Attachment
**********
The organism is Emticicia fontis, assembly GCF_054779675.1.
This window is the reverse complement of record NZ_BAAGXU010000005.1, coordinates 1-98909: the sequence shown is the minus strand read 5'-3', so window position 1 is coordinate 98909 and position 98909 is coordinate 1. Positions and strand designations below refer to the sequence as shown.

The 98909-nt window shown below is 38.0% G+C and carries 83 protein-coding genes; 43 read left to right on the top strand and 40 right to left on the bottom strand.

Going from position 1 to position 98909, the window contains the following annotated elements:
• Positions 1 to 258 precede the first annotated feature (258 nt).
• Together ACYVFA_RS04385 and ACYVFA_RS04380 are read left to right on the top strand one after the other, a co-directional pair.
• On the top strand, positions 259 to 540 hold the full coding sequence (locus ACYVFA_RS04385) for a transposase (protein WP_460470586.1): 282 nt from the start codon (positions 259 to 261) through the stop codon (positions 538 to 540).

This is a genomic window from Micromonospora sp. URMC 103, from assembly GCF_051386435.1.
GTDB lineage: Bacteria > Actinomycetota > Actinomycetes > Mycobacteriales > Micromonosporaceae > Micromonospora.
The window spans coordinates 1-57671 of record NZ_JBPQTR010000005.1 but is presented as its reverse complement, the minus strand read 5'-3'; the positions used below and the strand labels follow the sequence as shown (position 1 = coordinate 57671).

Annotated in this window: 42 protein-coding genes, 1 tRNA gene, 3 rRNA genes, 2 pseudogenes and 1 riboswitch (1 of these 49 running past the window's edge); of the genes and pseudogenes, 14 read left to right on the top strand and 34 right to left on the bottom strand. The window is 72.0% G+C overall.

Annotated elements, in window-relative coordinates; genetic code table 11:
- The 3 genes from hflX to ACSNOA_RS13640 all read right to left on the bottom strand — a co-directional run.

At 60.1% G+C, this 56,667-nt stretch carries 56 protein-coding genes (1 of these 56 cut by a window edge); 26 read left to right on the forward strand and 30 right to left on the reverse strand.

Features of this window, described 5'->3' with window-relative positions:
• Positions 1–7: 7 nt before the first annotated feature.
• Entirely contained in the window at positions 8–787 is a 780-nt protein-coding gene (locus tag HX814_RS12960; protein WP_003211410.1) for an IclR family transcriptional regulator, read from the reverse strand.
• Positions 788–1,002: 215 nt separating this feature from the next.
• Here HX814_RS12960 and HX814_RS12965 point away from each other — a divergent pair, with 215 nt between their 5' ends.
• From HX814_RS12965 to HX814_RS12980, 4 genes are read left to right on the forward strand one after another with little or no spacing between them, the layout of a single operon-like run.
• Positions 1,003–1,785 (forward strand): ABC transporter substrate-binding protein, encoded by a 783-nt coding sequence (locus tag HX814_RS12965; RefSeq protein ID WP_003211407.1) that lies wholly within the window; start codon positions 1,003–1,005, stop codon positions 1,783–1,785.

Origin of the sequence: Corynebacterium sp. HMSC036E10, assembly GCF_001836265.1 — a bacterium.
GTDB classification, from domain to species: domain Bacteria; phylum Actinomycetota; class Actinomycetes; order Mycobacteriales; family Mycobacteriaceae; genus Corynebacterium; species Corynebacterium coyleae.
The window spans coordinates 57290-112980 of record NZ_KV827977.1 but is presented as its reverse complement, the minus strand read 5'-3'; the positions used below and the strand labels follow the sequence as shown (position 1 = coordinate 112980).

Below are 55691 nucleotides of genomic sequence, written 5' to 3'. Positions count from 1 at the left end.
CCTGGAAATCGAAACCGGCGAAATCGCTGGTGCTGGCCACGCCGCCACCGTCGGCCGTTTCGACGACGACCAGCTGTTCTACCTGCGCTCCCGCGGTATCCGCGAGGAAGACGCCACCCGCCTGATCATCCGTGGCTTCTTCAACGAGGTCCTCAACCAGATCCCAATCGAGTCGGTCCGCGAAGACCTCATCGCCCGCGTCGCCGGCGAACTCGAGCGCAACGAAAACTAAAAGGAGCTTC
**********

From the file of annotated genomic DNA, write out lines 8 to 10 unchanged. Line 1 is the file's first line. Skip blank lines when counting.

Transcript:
This is a genomic window from Micromonospora sp. URMC 103, from assembly GCF_051386435.1.
GTDB lineage: Bacteria > Actinomycetota > Actinomycetes > Mycobacteriales > Micromonosporaceae > Micromonospora.
The window spans coordinates 1-57671 of record NZ_JBPQTR010000005.1 but is presented as its reverse complement, the minus strand read 5'-3'; the positions used below and the strand labels follow the sequence as shown (position 1 = coordinate 57671).